Altar of Hungarian Orthodox Church in Budapest

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bvogl

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Description

This panorama shows a part of the 16-metre high iconostasis which depicts 88 scenes from the life of Jesus Christ. The icons were painted by Viennese master Anton Kuchelmeister, 4 of them were destroyed and rebuilt later.
Read more about the church and the museum at http://hungarystartshere.com/Greek-Orthodox-church-of-the-Holy-Trinity-Szentharomsag-Miskolc

Many thanks to Andras Freyno and Christina Imre who helped making this panorama possible!

(20100324-01)
Stats
Gigapixels 1.52
Views 9167
Favorites 10
Date Created 12/5/2010
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Comments

(5)
David-Photosynth-Team Over 1 year ago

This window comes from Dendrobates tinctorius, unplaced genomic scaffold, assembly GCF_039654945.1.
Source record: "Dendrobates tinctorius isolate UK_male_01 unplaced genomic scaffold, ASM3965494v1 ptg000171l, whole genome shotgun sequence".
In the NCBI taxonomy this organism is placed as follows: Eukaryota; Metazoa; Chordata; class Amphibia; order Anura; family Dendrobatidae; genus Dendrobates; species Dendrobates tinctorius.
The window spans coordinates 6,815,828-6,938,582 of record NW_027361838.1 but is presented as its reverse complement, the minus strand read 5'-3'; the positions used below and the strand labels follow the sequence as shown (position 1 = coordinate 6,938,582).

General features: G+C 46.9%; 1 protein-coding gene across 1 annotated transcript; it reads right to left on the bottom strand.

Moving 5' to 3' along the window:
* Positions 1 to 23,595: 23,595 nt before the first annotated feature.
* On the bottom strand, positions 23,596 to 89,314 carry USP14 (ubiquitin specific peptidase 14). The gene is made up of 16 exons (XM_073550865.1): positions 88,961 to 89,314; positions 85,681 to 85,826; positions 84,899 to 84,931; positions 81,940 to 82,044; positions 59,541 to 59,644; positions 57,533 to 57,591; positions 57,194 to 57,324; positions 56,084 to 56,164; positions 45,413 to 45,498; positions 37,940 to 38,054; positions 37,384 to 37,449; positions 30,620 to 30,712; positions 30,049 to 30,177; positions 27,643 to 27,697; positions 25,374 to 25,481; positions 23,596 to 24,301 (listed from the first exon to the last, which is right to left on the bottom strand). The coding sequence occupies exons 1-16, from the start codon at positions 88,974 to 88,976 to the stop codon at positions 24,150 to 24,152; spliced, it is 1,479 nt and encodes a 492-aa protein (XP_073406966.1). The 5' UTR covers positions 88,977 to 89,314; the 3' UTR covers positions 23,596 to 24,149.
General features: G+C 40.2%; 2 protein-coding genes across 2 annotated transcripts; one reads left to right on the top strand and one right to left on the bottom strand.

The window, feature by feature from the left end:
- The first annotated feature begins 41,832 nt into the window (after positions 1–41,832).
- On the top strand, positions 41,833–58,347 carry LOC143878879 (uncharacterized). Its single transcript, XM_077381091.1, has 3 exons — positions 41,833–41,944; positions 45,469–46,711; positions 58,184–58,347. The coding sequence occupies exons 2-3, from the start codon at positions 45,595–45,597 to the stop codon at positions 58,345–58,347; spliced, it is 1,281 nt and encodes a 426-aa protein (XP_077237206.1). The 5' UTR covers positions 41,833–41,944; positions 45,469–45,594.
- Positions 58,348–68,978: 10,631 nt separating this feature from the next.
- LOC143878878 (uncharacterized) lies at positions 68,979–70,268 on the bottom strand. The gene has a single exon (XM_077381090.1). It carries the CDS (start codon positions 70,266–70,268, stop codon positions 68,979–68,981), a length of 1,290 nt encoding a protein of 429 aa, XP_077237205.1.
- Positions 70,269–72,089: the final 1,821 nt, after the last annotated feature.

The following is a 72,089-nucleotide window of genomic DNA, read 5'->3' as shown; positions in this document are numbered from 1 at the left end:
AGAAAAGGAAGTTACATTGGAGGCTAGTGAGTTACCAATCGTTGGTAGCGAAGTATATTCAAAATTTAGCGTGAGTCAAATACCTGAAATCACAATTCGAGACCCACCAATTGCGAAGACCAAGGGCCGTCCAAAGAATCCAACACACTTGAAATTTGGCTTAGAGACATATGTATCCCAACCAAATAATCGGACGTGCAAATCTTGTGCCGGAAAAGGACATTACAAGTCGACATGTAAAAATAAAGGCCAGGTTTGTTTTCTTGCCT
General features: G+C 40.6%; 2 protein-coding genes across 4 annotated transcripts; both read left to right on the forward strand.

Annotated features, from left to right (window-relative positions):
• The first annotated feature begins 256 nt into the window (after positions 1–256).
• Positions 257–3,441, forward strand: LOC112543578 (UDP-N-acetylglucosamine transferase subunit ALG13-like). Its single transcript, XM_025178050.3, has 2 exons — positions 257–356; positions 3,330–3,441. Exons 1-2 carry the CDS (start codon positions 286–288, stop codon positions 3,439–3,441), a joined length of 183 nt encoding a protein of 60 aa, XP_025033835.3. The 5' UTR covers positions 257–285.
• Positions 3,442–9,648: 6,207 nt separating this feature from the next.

Recommend that you add some highlights to bring out the best in this fantastic capture.
bvogl Over 1 year ago
This would make the image definitely more useful. I'm currently trying to find someone who can read Greek and translate the plates for me!
OrasulMemorabil Over 1 year ago
what type of projection and settings did you use? using photoshop export I was not able to obtain a simple rectiliniar projection.
thank you,
misu
bvogl Over 1 year ago
Photosynth needs a FOV to display the image correctly - a value of "0" is not accepted. If you don't know the exact (horizontal) FOV of your image, an approximate value should be sufficent (e.g. a 50mm lens has a FOV of ~38 degrees)
OrasulMemorabil Over 1 year ago
projecting as rectiliniar and using the real fov, as generated by ptgui, renders an usable image, with the corners of the image displayed at a steep angle. using the cilindrical projection gives curves the image. in your image of the altar I see a good perspective, the only thing I think of is using a very narrow angle for the rectiliniar projection for a simple, square image display.
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